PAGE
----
I'll admit it. I am basically a "lazy" gardener. Well, at least in the fact that if I can find an idea that saves me from extra work, then I am all about it. That's what I've discovered with the idea of "winter sowing." I actually tried this two years ago with lettuce plants and liked the results but forgot about it until a gardening friend shared a blog post about it recently.
It's such a great idea. You plant your seeds pretty early, some in January (like cold hardy perennials) and put them outside in mini-greenhouses, usually made out of gallon milk jug containers, and let nature do its work on the seeds. Snow, freezing and thawing eventually soften the seed coating and help it to germinate when the temps become just right. Now the seeds with the added protection of the greenhouses means that they'll germinate earlier for you.
So, it's like starting indoors but in my thinking much better because I don't have to set anything up and I don't have to harden off any seedlings. This means I will start my cold hardy greens and lettuces now, as well as some perennial herbs, but will start my peppers, tomatoes and basil outside in April.
|Clear plastic cup having a second life as a greenhouse.|
Normally I direct sow many of the seeds right into the garden, but this year I am going to attempt a no-till garden (less work, yeah!) and so I will need plants to begin the garden. Because we are so limited in space, I normally have to buy almost all my plants which is $$$ and often times they run out of my varieties or the plants don't look so great. So, winter/early spring sowing is going to help me out immensely.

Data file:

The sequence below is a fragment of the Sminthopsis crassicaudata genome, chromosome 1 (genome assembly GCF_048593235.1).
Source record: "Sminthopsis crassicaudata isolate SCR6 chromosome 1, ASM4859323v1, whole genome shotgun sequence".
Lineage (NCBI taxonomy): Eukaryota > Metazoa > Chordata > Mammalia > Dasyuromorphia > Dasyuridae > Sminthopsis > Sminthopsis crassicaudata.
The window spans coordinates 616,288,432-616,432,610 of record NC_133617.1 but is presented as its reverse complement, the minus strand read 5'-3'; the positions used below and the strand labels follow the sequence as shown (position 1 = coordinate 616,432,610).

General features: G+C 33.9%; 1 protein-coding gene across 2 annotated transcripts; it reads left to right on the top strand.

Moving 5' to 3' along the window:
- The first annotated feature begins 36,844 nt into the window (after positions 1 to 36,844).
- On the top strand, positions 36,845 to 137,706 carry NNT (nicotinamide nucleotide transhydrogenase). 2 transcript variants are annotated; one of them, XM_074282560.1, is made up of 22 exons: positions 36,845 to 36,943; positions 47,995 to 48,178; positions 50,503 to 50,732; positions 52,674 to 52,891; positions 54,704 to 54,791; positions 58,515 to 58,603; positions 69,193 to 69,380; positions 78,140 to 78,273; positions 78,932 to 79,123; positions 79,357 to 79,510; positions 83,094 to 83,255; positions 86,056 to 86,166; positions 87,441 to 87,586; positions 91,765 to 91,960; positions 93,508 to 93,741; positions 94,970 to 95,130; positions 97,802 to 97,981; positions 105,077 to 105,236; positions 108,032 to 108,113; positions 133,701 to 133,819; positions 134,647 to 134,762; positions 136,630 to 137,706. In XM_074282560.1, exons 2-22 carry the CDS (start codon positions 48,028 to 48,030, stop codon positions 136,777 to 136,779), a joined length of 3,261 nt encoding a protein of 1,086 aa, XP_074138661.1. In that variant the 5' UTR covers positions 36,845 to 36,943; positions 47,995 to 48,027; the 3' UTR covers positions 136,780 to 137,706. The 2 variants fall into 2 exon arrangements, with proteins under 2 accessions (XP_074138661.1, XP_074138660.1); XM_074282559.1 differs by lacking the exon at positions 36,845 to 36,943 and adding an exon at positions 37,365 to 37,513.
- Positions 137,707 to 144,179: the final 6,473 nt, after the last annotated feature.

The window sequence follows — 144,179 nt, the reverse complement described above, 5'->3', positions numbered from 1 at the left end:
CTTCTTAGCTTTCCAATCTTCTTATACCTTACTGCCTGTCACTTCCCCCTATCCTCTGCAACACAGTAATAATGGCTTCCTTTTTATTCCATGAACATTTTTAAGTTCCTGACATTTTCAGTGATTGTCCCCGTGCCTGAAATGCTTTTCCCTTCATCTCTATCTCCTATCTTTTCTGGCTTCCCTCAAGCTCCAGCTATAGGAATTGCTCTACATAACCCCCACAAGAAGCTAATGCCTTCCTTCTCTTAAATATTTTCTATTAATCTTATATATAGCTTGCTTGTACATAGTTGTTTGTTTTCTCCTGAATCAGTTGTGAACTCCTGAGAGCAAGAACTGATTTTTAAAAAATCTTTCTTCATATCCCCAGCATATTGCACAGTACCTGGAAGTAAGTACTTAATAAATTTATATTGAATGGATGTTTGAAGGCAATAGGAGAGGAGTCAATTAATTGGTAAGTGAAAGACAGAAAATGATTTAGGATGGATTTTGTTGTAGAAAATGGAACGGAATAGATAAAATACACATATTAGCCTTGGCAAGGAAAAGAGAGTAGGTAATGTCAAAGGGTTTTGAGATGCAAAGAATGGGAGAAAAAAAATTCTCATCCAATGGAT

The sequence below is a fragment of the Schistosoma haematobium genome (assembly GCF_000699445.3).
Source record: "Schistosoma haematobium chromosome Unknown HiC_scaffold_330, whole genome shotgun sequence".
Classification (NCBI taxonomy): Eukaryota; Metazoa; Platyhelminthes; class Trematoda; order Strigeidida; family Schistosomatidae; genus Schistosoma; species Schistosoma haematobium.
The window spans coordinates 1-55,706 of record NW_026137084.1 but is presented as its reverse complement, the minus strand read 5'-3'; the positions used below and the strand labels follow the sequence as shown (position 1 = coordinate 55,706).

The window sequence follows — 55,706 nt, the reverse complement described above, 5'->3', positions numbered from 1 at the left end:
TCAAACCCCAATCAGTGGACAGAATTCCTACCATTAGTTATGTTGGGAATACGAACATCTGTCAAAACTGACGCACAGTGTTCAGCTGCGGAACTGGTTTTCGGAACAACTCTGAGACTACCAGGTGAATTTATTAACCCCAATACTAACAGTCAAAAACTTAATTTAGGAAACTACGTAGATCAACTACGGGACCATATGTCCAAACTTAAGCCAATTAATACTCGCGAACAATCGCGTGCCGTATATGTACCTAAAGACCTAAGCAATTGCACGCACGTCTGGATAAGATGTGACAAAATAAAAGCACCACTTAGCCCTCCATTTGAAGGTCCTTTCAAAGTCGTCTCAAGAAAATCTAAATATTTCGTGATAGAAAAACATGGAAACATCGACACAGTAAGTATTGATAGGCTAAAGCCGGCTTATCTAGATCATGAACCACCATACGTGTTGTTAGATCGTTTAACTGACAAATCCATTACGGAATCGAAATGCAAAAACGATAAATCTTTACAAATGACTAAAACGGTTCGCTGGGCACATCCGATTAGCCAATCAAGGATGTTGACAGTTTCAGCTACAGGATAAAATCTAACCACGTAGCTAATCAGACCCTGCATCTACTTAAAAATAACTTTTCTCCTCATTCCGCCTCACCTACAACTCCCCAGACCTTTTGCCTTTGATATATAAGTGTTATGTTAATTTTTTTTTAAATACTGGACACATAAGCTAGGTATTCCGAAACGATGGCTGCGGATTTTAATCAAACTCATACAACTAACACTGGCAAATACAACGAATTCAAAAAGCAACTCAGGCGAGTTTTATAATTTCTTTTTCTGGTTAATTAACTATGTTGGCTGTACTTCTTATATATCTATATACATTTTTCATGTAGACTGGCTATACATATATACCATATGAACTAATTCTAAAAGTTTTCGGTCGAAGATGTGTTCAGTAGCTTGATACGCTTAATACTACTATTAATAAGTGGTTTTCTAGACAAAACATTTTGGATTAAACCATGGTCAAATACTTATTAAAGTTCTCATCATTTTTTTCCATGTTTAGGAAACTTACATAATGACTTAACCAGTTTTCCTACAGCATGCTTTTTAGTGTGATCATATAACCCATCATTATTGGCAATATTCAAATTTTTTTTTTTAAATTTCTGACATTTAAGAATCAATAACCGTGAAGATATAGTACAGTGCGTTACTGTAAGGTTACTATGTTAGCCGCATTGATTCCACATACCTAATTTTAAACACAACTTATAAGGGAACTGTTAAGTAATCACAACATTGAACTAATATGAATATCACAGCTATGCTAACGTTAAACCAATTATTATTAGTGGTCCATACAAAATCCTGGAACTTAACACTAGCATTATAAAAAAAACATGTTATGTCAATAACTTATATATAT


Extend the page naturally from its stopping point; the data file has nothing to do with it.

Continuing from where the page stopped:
Because I am lacking in milk jugs, I ransacked my recycle bin to see what I could use. Any clear, fairly tall container should work. I will be on the lookout for milk containers as well but in the meantime, I used what I could find. I don't need too many plants of most things so I am not concerned about their size as I can always transplant them right into the garden once the weather warms up a bit.
|This rectangular spinach container makes a great greenhouse.|
I am using the toilet roll holders as seed pots too. I marked the what the seeds were on the little pots. You could plant the whole container, but again, I don't need 20 plants of everything. I also like the idea of just planting the little pots into the ground. It gives the small plants more of an anchor when starting them out in the garden.
When making mini-greenhouses, you want to make sure that there is at least one hole in the top for snow/rain to get through and also drainage holes at the bottom. You can duct tape them closed if you had to make a cut in them to use them like the honey container above.
When temps rise you only need to remove the tops during the day and seal up at night. If it goes below freezing after the seedlings have emerged, cover with and old blanket or shower curtain to give them extra warmth.
You may want to try this for spring vegetables or if you don't have a lot of space inside. I am space limited inside and out but the outdoors is much easier for me to start lots of seedlings because I'm not stuck to a few sunny windows.
Plants started this way are often hardier and healthier because they have adjusted to the temps in their own setting. It's like a lot of small cold frames but these are moveable and adjustable to the specific needs of each plant variety. If you have very tender plants like tomatoes, you could also bring them inside on frosty nights...you'll just need to watch the weather during the early spring transition.
For more information, please check out this great post on Winter Sowing. He will show the technique with milk jugs ( which I used successfully too) and even a list of plants and when to start them. You'll have to adjust the dates according to your own planting zones.
Have you ever tried winter sowing? What kind of items do you use as mini greenhouses?
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